I originally wrote my first book in third person (“She went to the store”) but recently decided it would be better in first (“I went to the store”). So I converted the whole book, which was a ton of work and not nearly as easy as it sounds. It isn’t as simple as changing some pronouns. Certainly, that’s a large part of it, but it also requires looking at perspective. I wrote in third person limited, which means that I only wrote from the perspective of the narrator, the main character. The book only revealed what she could know, how she thought, and so on. But there’s another element even in third person, and that’s how the novel is written in terms of closeness to the narrator (how much the reader gets into their head). With close, in particular, you wouldn’t say something like, “She ran her hand through her blonde hair,” because it’s kind of weird for her to be thinking about the color of her hair. With more distance it would seem less weird. In my case, it was pretty close, which makes it quite similar to first person (and requires fewer changes). But there were still some things that needed changing.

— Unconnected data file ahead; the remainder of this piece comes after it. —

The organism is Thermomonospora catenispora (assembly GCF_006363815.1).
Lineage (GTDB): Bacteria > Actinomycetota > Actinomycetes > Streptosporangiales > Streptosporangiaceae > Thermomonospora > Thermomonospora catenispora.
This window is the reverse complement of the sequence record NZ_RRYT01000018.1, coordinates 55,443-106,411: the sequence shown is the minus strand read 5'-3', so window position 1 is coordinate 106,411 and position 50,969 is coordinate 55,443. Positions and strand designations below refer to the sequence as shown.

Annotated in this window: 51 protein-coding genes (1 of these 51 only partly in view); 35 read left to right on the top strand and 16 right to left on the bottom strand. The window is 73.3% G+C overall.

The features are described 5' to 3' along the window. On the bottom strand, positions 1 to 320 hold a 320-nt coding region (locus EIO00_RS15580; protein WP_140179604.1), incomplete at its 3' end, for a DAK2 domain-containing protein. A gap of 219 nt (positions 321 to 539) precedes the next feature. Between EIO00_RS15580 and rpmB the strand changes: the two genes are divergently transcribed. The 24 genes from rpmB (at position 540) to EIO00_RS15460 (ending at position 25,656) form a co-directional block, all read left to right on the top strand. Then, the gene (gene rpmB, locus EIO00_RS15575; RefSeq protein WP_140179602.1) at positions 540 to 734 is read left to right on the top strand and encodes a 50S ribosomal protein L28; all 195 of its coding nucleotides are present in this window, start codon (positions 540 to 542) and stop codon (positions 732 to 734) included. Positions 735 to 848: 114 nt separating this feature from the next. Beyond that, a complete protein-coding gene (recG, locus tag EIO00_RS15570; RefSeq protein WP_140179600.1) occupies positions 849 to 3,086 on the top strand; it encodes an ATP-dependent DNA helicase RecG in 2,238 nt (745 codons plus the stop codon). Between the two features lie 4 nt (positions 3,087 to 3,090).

I naturally had someone read through it after I made all the changes because I knew I would have missed some, and there were some funny mistakes that my reader caught. I thought I’d share them here for your amusement.
- “…then I realized she’d have to pay for it all myself.”
- “I chewed on her thumbnails…”
- “I forced herself to nod.”
- “I bit her lip…”
- “Then she remembered what I’d been thinking about before and my stomach lurched.”
- “I stopped and leaned on her knees …”
- “…this was not helping me to clear her head at all.”
- “I concentrated on her feet and looking at my surroundings.”
- “I didn’t really know why I couldn’t get herself to start doing my homework.”
- “…when I extricated herself…”
Anyway, I thought some of these were pretty funny. Maybe you did, too.